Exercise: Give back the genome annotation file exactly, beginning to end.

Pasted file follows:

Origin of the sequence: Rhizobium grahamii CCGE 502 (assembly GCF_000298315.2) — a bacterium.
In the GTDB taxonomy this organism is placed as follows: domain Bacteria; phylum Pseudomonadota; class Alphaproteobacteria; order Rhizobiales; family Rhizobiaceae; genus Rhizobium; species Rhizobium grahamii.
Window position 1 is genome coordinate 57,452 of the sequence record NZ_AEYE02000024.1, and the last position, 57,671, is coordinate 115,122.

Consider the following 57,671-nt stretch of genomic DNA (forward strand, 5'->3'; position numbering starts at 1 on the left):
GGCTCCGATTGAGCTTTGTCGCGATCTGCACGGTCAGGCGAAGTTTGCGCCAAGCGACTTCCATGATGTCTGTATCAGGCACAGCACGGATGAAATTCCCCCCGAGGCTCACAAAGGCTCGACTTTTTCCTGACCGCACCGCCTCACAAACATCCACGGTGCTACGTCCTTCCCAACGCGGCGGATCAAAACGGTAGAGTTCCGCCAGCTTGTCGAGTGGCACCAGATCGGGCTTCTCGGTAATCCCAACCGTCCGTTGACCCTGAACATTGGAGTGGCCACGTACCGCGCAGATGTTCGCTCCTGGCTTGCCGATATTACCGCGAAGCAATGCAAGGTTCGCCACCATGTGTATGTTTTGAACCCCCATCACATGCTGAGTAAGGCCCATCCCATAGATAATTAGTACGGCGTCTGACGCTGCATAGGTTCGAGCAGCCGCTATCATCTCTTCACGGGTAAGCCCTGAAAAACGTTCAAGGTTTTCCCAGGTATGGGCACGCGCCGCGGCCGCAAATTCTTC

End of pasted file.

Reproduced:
Origin of the sequence: Rhizobium grahamii CCGE 502 (assembly GCF_000298315.2) — a bacterium.
In the GTDB taxonomy this organism is placed as follows: domain Bacteria; phylum Pseudomonadota; class Alphaproteobacteria; order Rhizobiales; family Rhizobiaceae; genus Rhizobium; species Rhizobium grahamii.
Window position 1 is genome coordinate 57,452 of the sequence record NZ_AEYE02000024.1, and the last position, 57,671, is coordinate 115,122.

Consider the following 57,671-nt stretch of genomic DNA (forward strand, 5'->3'; position numbering starts at 1 on the left):
GGCTCCGATTGAGCTTTGTCGCGATCTGCACGGTCAGGCGAAGTTTGCGCCAAGCGACTTCCATGATGTCTGTATCAGGCACAGCACGGATGAAATTCCCCCCGAGGCTCACAAAGGCTCGACTTTTTCCTGACCGCACCGCCTCACAAACATCCACGGTGCTACGTCCTTCCCAACGCGGCGGATCAAAACGGTAGAGTTCCGCCAGCTTGTCGAGTGGCACCAGATCGGGCTTCTCGGTAATCCCAACCGTCCGTTGACCCTGAACATTGGAGTGGCCACGTACCGCGCAGATGTTCGCTCCTGGCTTGCCGATATTACCGCGAAGCAATGCAAGGTTCGCCACCATGTGTATGTTTTGAACCCCCATCACATGCTGAGTAAGGCCCATCCCATAGATAATTAGTACGGCGTCTGACGCTGCATAGGTTCGAGCAGCCGCTATCATCTCTTCACGGGTAAGCCCTGAAAAACGTTCAAGGTTTTCCCAGGTATGGGCACGCGCCGCGGCCGCAAATTCTTC